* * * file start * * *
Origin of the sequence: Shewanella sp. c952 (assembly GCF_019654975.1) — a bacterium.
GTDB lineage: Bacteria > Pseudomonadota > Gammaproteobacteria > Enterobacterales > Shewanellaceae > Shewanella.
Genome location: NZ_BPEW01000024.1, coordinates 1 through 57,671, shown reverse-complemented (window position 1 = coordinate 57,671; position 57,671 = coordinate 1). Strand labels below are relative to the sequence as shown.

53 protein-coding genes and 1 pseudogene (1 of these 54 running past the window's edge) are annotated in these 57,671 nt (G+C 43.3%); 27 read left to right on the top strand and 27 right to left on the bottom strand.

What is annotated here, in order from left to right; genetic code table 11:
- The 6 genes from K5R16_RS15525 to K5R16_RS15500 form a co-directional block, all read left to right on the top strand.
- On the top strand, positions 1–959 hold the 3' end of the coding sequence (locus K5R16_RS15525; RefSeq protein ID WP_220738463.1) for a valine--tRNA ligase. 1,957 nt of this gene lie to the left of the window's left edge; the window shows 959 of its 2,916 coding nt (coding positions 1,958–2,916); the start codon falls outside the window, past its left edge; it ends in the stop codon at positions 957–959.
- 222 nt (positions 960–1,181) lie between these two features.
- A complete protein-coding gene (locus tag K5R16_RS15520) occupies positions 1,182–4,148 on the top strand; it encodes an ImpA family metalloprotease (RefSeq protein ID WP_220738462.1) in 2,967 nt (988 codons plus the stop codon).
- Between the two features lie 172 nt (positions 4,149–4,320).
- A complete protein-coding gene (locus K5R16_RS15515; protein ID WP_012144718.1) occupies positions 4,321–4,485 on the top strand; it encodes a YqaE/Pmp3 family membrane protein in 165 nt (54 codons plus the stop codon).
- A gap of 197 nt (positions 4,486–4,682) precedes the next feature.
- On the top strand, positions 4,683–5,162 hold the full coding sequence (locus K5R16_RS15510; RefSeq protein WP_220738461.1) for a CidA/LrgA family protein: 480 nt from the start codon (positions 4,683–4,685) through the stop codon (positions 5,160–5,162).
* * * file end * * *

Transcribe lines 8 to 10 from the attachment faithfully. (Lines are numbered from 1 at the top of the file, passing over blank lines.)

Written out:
- 222 nt (positions 960–1,181) lie between these two features.
- A complete protein-coding gene (locus tag K5R16_RS15520) occupies positions 1,182–4,148 on the top strand; it encodes an ImpA family metalloprotease (RefSeq protein ID WP_220738462.1) in 2,967 nt (988 codons plus the stop codon).
- Between the two features lie 172 nt (positions 4,149–4,320).